Final Fantasy VI Grand Finale - Soundtrack Review

Not Quite Worthy to be the "Grand Finale" of FFVI Arrangements

Track Listing
Disc 1
1.Opening Theme
3.The Mystic Forest
5.Milan de Chocobo
6.Troops March On
7.Kids Run Through the City Corner
10.Mystery Train
11.Aria De Mezzo Carattere
Total Playtime: 54:33
Nobuo Uematsu
Shiro Sagisu and Tsuneyoshi Tsaito
NTT Publishing

Final Fantasy VI is among the very most beloved soundtracks in all of gaming. The sound quality that Uematsu managed to get out of the SNES hardware for the original soundtrack embarrasses some of the sound design in some CD-based games. However, there is no question that if any musical composition for a game is both worthy of a quality orchestral arrangement, and could be better-realized with one, Final Fantasy VI is it. Grand Finale adds some wonderful subtlety to the OST and adds some of its own character, but in many ways is not the perfect arrangement it could have been.

The inaccuracies in the arrangement are many and, considering how fondly-remembered these compositions are, rather severe. For instance, the melody of Kefka's theme is completely different than previously. Originally, the melody appropriately captured the craftiness and whimsy of the character it accompanied, and here, the whimsical chromatic ornament from the melody is actually moved out of the motif and placed elsewhere. What remains is sly and buffoonish, and overall uninteresting compared to the original arrangement. Some of the same feel is captured, but the alteration of the melody does nothing but hurt the arrangement to almost completely ruining it.

The most embarrassing track on this disc is the theme of Relm. Originally this theme had a juxtaposition of a soft, calming melody that was answered melodically by a bagpipes-like sound, slightly harsher but meaningful in contrast. In this version the bagpipes' entrance is as hideous and jarring as an alarm clock going off in the middle of Barber's “Adagio for Strings,” and it's amazing that the results of this arrangement made it to print. Tragically, this track on the CD is otherwise nothing short of beautiful—a lush combination of strings and woodwinds rightly orchestrated. For most people on the fence deciding whether they hate bagpipes or not, this will seal the deal: it would be worth editing the sound file to get rid of it. The presence of a harpsichord in some other tracks barely manages to fit sometimes, but other times can be somewhat grating as well.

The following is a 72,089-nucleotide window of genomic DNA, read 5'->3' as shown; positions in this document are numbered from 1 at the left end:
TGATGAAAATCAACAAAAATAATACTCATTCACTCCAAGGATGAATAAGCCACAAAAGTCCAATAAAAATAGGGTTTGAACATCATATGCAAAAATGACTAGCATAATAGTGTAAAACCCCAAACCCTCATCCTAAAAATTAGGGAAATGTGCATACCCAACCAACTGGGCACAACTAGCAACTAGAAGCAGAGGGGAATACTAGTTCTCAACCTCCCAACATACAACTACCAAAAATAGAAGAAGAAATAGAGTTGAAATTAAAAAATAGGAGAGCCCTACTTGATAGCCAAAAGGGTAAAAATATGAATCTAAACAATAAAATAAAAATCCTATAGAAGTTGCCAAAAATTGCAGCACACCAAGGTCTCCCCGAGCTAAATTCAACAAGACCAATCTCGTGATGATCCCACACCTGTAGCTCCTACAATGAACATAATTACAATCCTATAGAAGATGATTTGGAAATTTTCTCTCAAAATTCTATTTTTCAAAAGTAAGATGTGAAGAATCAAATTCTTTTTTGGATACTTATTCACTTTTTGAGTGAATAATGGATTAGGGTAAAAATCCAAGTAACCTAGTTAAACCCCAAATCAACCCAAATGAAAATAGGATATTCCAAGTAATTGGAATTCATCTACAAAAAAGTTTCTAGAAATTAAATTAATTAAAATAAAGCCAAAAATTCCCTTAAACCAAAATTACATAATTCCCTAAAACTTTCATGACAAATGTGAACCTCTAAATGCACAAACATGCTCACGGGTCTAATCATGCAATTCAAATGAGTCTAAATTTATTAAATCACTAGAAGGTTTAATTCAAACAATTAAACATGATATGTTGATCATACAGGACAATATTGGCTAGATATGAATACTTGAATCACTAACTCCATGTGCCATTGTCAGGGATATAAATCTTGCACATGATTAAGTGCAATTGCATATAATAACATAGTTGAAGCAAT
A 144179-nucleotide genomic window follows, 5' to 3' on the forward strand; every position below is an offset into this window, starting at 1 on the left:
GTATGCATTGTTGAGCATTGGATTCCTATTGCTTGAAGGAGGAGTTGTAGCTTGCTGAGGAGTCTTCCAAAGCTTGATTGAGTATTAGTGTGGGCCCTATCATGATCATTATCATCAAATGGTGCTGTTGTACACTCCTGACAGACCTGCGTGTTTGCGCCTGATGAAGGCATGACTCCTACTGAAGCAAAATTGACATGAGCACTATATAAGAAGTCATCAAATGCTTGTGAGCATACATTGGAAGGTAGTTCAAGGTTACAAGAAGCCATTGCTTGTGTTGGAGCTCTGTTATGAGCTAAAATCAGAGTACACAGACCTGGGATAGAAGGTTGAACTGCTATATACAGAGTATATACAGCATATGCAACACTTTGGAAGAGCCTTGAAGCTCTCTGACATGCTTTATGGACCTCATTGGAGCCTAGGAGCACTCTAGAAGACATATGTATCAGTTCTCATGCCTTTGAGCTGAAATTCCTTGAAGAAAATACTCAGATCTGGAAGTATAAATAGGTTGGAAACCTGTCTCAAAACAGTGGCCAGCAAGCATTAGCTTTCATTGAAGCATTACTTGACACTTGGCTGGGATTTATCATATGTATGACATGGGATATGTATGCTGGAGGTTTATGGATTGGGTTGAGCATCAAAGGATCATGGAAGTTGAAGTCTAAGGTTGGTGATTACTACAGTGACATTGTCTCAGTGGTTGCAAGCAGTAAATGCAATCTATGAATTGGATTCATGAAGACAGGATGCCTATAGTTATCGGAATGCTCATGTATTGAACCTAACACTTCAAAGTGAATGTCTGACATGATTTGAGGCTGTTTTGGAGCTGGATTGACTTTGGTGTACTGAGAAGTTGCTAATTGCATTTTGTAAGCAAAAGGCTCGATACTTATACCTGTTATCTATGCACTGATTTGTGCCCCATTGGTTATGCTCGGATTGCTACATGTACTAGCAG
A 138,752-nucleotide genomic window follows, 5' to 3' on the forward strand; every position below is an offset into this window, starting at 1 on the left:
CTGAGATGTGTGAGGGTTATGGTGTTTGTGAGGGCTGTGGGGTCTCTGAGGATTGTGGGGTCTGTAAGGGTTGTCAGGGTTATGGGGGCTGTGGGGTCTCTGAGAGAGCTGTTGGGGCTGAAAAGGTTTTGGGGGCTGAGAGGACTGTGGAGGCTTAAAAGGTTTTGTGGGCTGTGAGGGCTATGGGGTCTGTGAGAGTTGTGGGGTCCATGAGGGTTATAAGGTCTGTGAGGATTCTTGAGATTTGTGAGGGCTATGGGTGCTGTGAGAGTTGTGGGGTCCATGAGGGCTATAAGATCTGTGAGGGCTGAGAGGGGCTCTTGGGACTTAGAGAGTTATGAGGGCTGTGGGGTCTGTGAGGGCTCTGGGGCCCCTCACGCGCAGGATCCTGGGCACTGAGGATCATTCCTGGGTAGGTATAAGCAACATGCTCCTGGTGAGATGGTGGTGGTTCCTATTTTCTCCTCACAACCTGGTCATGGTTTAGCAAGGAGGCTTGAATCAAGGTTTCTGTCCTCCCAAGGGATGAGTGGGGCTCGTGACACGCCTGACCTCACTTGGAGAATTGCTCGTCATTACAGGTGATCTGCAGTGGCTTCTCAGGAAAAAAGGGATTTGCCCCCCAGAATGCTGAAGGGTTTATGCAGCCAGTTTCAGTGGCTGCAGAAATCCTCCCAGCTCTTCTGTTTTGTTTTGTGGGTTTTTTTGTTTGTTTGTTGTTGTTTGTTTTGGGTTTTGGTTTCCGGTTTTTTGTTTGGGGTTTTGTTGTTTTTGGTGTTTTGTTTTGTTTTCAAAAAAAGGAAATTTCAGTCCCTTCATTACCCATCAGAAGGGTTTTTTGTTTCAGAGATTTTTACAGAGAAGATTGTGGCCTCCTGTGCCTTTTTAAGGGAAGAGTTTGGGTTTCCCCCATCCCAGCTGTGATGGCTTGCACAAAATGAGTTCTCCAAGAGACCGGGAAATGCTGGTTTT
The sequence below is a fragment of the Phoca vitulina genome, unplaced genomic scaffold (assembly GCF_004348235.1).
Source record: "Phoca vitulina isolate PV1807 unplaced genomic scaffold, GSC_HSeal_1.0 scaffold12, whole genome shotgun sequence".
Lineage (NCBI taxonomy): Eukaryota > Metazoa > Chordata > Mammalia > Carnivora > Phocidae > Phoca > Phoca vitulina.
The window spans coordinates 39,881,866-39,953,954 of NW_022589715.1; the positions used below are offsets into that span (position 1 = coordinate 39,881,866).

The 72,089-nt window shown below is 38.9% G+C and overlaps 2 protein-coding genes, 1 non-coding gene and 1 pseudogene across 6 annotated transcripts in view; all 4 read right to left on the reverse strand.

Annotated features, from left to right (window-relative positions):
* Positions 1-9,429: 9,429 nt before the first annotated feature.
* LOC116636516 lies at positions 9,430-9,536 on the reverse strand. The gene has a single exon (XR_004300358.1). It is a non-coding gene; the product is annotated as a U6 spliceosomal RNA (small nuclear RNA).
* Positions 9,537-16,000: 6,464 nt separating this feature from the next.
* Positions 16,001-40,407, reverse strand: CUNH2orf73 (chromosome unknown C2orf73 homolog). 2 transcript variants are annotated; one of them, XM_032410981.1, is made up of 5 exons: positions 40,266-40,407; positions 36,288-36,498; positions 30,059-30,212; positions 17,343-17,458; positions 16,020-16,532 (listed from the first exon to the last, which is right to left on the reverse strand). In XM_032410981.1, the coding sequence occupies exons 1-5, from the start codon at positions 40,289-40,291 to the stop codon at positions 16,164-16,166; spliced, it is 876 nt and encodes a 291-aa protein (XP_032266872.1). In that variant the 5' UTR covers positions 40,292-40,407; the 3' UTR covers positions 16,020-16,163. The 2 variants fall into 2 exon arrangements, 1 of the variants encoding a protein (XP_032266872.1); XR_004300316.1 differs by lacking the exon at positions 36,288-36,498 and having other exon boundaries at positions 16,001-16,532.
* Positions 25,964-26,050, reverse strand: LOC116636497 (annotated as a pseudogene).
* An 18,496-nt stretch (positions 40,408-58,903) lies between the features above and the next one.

On the other hand, this arrangement has its share of highlights. The opening theme, including Terra's theme, is a solid arrangement, with the famous melody given to what sounds like a recorder flute. This interpretation is interesting and legitimate, if unusual for such an instrument to be accompanied solo by an orchestra. The volume for the melody was surely enhanced to balance, but nonetheless the innate timbre of the recorder somehow sounds somewhat dwarfed. In this instance the melodic line in the bridge, which was originally rather plain, is enhanced by a lovely accompaniment in this arrangement. The best track is definitely “Blackjack,” a slower, mellower version of Setzer's theme that is absolutely rich, with the melody sometimes cleverly carried by a saxophone (one of the “hits” among the many misses for the instrumental experimentation), and is a good clue as to what the rest of a faithful FFVI orchestration could have been. “Kids Run through the Street Corner” is also spot-on, if brief. “The Mystic Forest” has a bold arrangement that is quite successful, with a melody slightly extended to its benefit. One of the cleverest arrangements in the album, a voice accompanies the flute playing this melody, enhancing the haunting feel of the piece.

For the most part, it is unthinkable to imagine improving Final Fantasy VI by altering melodies, as well as the genius of Uematsu's original harmonies. Suffice it to say, the changes are almost entirely negative. Some of the same feel is captured with some good—and universally creative, for better or worse—choices in instruments, and to be sure, the full and immersing sound of the orchestra is very welcome. The performance is solid, although other Final Fantasy arrangements are slightly higher caliber, as this one loses energy and intensity. The embellishments on the OST are rather hit-or-miss; many introductions and sections of the tracks are completely original and, though oftentimes interesting, are completely disjointed. The newly-added violin cadenza on “Kids Run through the Street Corner” sounds like it belongs on a completely different track, for but one example.

Grand Finale contains some wonderful listening in its own right, but considering how important an arrangement of Final Fantasy VI really is—how good it should have been, and easily so—the album is rather underwhelming. Final Fantasy VII: Reunion, with its three orchestral tracks, is easily the pinnacle of Final Fantasy arrangements, which almost entirely captured the spirit of the original composition, did not so compromise the harmonies, and arguably managed to improve on the listening experience of the OST. Some other arrangements of FFVI more easily capture and enhance the original sound version much better, including some tracks on the piano album, and other singular pieces that have been performed in front of an audience (such as the recent performance in Seattle, some of which can be found on CD). The royal treatment that Final Fantasy VI deserves, in full, is yet to come.

Sound Quality
Production Value
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